But I I can appreciate the beauty and capture the images:

That will have to be enough for now. (UPDATE – Inspired by Anne-Marie, I found a good site for local wildflower identification. This look to me to be the Spreading Fleabane or Layered Daisy – Erigeron divergens.)

Cacti are mysterious to me. I never realized there are so many kinds:

There is no shortage of new things to learn about here in the high desert.

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The Village of Oak Creek

Posted in On Tthe Road on June 30th, 2011 by MadDog
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I’m surprised that I have posted only four times this month. The change of environment has affected me strongly. Grace is supposed to be “retired”, but it seems a very busy house to me. That makes me happy, because I’m finding ways to feel useful instead of being a passive couch surfer. Yesterday and today I struggled to keep my cool while applying reflective window film to several large panes of glass. I can’t think of too many do-it-yourself projects which are more potentially frustrating. The results are spectacular in terms of energy savings, but the task of putting the cantankerous stuff on the windows could test the patience of Job. I’m going to revive my furniture refinishing project tomorrow. It’s been stalled for a few days. After stripping the old finish from a table I discovered that several different colors of wood were patched together and covered by a dark finish. Now I have to figure out how to make it all match. Grrrr . . .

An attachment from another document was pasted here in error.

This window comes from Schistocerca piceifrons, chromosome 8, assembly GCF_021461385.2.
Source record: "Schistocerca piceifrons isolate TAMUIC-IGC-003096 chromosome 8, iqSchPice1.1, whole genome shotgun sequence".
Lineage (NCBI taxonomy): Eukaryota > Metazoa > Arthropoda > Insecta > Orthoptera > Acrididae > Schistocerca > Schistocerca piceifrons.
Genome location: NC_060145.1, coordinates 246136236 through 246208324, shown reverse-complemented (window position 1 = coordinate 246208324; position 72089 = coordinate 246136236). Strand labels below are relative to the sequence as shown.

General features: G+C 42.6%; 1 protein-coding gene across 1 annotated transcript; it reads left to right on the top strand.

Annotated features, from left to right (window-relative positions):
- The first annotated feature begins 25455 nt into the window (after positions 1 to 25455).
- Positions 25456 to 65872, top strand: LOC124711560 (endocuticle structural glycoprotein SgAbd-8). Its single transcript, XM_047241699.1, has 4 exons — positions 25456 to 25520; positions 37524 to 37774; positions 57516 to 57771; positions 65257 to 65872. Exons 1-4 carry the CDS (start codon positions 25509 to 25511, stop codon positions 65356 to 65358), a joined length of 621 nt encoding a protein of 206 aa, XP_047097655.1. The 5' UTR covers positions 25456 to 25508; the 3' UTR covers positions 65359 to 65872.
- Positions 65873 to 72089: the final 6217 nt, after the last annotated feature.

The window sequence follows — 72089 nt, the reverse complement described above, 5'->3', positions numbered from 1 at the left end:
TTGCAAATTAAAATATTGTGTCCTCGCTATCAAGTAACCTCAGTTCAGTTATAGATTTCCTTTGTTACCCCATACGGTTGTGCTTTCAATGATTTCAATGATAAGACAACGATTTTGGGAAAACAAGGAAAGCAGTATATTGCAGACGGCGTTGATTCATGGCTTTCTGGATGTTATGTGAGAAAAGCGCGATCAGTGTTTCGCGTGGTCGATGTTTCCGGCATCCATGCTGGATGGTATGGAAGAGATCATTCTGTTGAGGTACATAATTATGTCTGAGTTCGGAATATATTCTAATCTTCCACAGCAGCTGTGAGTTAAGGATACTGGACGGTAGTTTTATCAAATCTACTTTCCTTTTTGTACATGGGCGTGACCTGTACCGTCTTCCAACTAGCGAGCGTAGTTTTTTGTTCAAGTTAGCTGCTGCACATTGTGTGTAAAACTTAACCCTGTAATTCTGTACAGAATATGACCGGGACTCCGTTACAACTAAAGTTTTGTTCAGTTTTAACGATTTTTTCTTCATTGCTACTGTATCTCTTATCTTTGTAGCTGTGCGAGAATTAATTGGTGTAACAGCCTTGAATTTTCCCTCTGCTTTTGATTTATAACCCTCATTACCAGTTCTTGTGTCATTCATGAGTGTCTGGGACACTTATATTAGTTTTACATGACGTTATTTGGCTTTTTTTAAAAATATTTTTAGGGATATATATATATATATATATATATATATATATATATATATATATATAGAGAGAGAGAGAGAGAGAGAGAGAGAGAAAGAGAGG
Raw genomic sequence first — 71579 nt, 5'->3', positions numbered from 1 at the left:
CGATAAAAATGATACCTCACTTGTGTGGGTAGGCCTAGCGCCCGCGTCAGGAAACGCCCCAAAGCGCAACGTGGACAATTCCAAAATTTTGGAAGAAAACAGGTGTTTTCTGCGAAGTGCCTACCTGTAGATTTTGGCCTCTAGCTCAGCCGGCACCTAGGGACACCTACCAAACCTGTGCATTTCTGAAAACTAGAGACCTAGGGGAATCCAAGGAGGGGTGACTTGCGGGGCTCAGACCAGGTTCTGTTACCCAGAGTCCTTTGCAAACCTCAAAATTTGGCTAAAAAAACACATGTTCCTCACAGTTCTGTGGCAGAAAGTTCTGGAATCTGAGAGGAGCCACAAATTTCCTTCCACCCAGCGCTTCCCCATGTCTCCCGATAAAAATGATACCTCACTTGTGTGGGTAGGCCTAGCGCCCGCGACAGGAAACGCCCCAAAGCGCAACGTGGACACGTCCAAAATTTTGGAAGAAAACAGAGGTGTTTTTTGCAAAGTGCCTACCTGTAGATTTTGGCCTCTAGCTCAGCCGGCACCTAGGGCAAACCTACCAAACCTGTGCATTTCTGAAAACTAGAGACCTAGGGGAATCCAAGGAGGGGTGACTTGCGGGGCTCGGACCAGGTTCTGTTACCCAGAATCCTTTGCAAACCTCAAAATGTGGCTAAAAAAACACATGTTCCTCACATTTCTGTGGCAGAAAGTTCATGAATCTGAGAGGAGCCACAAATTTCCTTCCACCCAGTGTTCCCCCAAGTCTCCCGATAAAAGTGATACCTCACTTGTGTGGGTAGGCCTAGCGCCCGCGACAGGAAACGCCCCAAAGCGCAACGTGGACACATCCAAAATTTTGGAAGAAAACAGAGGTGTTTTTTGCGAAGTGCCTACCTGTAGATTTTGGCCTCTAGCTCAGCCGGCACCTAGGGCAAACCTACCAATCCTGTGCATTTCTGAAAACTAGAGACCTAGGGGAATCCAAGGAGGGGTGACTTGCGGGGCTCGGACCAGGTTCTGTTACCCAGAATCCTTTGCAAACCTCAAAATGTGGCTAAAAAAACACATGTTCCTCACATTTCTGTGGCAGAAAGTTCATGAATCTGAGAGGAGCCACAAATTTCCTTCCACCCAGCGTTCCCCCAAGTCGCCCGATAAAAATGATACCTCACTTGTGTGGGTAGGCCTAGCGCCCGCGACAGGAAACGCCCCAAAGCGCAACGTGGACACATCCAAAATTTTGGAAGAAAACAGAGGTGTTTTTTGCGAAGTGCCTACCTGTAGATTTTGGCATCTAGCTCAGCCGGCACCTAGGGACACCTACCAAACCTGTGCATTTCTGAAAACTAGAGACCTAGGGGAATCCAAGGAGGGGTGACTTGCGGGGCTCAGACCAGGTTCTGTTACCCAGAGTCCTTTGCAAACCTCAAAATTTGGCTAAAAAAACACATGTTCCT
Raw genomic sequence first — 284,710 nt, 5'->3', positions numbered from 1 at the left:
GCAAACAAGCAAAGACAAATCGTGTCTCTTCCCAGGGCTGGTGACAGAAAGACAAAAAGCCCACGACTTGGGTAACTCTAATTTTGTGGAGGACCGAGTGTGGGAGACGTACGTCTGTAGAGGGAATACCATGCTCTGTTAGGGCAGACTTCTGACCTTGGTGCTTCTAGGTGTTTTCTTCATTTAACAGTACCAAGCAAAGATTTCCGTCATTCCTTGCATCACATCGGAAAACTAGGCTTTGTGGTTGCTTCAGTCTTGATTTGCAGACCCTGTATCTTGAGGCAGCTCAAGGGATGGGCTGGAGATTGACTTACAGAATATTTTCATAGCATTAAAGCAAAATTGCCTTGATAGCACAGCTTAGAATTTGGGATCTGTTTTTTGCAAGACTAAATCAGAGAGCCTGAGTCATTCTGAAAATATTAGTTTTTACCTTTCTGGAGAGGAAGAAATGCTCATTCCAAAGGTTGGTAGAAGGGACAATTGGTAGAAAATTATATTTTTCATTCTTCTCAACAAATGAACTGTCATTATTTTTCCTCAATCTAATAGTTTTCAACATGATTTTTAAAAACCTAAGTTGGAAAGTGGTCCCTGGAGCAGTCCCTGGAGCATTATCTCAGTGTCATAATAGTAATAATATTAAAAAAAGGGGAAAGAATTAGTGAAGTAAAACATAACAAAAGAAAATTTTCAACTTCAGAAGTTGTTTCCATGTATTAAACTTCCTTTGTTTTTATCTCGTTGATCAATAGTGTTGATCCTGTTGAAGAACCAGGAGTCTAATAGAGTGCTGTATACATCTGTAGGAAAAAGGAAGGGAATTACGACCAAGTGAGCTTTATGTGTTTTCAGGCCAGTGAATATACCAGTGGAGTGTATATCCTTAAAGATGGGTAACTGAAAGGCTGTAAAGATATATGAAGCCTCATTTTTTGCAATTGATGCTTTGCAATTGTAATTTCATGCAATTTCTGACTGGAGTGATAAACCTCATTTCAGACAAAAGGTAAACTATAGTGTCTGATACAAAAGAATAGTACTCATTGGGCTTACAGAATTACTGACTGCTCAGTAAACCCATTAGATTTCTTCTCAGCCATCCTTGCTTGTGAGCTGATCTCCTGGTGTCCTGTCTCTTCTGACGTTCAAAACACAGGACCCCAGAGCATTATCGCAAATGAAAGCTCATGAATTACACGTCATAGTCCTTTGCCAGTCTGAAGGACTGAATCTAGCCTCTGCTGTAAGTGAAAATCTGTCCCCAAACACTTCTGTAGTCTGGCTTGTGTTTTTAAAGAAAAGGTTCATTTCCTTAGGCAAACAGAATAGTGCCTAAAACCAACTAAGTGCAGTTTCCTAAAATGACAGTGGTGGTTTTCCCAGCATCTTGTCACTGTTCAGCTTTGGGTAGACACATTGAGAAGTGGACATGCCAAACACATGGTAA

To calm me down we sometimes stroll through the neighborhood. Grace lives in The Village of Oak Creek. I don’t know what to call it. It seems to orbit lazily around some spectacular golf courses which are are regularly trampled by the rich and famous. The Ace Hardware store has a huge picture of Jackie Gleason strutting across a green. I’m going to have to find out what that’s all about. Here’s a Google Earth view of VOC (as you may have guessed, the Village of Oak Creek):

You can’t walk around VOC without being impressed. It’s simply impossible to ignore the scenery. We waked down to the dry wash at the end of Catclaw Lane, where Grace lives, and I turned around. I nearly fell over. This is not your ordinary neighborhood street:

The dry wash itself is not boring. The famous Red Rock is everywhere. Grace says that the water gets deep enough here to be a danger. There are many small gullies around the town which sport warning signs shouting, “Do not attempt to cross when flooded.” In fact, the local police will fine you if they catch you trying it. Several cars are wrecked every year when drivers try to cross and are caught up in raging currents:

I’d be the first to admit that I’m taken aback by the contrast between Madang, a tropical paradise (well, sort of), and the apparent barrenness of the Arizona landscape. Frankly, I feel I’m surrounded by desert. However, my curious nature kicks in daily and I find interesting things to photograph. Have you ever seen a tumbleweed plant? Well, now you have: